Pros: beautiful, well-rendered environments – user selectable save points – good graphics/character models – solid cinematic production values – good death/penalty system – online co-op (though oddly without story elements)
Cons: no camera control – nausea inducing – story didn’t grab me – too complex for little pay off – too much button mashing – ballistic aiming was poor – too much HUD – no story/direction screen
As a Canadian, with the Silicon Knights development studio just a few miles across Lake Ontario from me in St. Catherine’s Ontario, I felt obligated to give Too Human a try. Plus, after listening to dozens of interviews by Denis Dyack and with all the controversy swirling around this game, I was curious.
I made it just past the point where you have to choose to go the human or cyborg paths (about 3 hours in) where I abandoned the game. I’m generally not an RPG-playing, leveling-up, inventory-managing, kind of guy though I enjoyed both KOTOR and Mass Effect enough to finish them (I similarly abandoned Oblivion after a few hours, though I made it through a good 10 hours or so of Morrowind).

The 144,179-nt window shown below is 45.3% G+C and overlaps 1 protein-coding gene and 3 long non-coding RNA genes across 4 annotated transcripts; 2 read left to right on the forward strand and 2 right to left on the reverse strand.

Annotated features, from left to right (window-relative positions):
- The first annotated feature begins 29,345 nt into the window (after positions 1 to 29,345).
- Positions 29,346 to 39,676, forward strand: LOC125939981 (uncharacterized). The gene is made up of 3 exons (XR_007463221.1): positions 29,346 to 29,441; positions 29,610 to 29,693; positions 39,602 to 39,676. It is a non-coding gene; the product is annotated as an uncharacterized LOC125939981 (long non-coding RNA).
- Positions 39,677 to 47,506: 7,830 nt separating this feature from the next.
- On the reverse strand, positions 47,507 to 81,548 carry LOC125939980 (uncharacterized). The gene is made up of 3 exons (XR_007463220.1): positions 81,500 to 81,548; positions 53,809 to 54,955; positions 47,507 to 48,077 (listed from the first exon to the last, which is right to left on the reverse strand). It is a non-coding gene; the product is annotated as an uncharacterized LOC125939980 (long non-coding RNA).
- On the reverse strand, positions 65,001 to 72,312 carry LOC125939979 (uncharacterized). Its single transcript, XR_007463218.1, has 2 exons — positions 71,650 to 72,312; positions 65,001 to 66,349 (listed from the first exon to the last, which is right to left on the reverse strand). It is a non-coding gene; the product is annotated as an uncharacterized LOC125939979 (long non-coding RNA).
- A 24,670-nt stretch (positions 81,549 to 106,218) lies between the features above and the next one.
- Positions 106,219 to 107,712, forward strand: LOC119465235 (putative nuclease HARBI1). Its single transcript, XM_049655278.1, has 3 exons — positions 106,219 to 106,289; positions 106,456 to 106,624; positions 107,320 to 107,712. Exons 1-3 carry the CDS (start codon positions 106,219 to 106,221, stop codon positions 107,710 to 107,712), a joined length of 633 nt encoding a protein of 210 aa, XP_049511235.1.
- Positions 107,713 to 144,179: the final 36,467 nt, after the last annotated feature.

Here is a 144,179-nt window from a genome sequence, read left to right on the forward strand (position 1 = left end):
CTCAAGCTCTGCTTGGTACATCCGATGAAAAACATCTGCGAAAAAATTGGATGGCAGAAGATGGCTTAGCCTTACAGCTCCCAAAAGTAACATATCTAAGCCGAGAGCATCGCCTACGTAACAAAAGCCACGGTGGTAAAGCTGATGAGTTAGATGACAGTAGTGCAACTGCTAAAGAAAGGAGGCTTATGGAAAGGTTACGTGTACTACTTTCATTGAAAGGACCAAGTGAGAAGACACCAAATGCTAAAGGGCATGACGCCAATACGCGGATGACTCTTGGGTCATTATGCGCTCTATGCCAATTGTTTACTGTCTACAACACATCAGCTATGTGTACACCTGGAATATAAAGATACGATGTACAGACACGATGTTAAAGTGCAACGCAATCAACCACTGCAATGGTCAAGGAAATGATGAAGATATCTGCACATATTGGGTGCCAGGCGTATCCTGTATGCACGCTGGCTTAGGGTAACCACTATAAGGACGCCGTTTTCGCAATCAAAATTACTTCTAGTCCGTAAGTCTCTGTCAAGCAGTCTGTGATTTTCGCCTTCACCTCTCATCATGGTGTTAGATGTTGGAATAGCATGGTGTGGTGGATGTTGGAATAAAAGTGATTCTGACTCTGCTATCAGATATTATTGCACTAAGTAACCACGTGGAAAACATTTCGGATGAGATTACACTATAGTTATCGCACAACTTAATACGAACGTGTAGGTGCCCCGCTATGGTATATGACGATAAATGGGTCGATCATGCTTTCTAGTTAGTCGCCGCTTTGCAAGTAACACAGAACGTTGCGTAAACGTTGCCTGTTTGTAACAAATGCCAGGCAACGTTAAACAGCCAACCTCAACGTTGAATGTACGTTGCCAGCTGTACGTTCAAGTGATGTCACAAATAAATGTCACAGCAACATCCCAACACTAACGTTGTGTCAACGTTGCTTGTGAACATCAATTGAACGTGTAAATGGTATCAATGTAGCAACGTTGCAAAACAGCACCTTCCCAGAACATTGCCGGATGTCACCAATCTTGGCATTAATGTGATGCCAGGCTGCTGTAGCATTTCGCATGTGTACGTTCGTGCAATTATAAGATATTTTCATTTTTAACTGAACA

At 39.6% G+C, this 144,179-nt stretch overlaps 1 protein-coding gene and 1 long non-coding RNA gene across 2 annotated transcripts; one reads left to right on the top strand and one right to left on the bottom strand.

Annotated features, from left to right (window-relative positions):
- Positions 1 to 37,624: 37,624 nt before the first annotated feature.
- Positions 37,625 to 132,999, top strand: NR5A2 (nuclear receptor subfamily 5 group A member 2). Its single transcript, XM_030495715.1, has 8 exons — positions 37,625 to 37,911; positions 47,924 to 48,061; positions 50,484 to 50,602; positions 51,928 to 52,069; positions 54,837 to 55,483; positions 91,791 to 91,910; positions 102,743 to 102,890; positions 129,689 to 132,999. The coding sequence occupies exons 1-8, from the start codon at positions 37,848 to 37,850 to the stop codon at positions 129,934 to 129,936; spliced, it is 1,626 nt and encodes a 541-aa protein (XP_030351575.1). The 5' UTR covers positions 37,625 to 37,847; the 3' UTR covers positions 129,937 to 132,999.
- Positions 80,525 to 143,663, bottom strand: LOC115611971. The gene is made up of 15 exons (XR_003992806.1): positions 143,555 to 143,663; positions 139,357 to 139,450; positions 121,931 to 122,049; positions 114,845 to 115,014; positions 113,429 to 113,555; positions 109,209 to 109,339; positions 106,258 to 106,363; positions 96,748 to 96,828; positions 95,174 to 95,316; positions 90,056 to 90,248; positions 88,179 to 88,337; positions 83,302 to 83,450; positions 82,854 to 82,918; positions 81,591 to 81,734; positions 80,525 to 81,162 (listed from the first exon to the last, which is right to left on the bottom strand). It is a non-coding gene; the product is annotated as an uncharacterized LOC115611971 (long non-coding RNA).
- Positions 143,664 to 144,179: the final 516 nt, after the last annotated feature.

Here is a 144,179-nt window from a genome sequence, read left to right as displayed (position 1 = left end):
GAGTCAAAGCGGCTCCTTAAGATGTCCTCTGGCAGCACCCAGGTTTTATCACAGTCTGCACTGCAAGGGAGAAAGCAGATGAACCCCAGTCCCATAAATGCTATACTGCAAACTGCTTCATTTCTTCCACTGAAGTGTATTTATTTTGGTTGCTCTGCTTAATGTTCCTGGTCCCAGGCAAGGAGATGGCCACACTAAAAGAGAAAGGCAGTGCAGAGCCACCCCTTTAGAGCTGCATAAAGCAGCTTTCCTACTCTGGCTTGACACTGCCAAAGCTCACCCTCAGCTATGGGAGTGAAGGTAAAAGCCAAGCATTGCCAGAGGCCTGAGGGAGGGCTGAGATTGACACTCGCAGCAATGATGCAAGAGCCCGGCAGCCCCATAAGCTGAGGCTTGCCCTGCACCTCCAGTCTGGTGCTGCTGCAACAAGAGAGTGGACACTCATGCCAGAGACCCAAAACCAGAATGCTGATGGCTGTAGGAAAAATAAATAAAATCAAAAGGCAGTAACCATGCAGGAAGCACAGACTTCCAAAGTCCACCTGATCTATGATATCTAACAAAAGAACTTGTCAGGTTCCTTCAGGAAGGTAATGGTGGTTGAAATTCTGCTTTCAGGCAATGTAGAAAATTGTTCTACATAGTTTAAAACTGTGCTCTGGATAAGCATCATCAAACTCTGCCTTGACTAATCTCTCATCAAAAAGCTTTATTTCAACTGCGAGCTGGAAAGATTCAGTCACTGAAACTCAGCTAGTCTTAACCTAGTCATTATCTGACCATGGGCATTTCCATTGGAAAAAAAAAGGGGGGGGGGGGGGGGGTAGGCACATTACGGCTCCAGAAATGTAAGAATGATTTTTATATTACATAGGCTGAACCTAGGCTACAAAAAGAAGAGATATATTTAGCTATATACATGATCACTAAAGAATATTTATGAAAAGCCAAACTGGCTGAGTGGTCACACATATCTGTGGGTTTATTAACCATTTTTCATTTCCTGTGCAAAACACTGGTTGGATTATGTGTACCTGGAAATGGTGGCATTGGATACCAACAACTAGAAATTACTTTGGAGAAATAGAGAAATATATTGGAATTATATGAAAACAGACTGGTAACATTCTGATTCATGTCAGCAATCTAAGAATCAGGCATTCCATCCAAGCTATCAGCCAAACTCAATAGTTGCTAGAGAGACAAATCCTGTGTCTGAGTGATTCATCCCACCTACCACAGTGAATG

Camera Control Issue
Lack of camera-control is one of my bigger video game pet-peeves. Too Human is one such game. I listened to Dyack go on and on about the cinematic advantageous of allowing the game to control the camera – analogizing that movie viewers don’t control the camera. Sorry Denise, movie-goers are passive by definition. While your game was among the better games without camera I’ve played, every game like this is a loser for two big reasons:
- they always make me nauseous (Too Human was no exception); and
- I need/want to control my view to fight the battles the way I want to fight them – not the way a game designer intends.
I’ve only played a few games to the end that did not allow me to manage the camera: God of War 1, God of War 2 and Munch’s Odyssey. Most others I won’t even try. I’ve never managed any in the Resident Evil series for more than 10 to 15 minutes without needing to toss my cookies.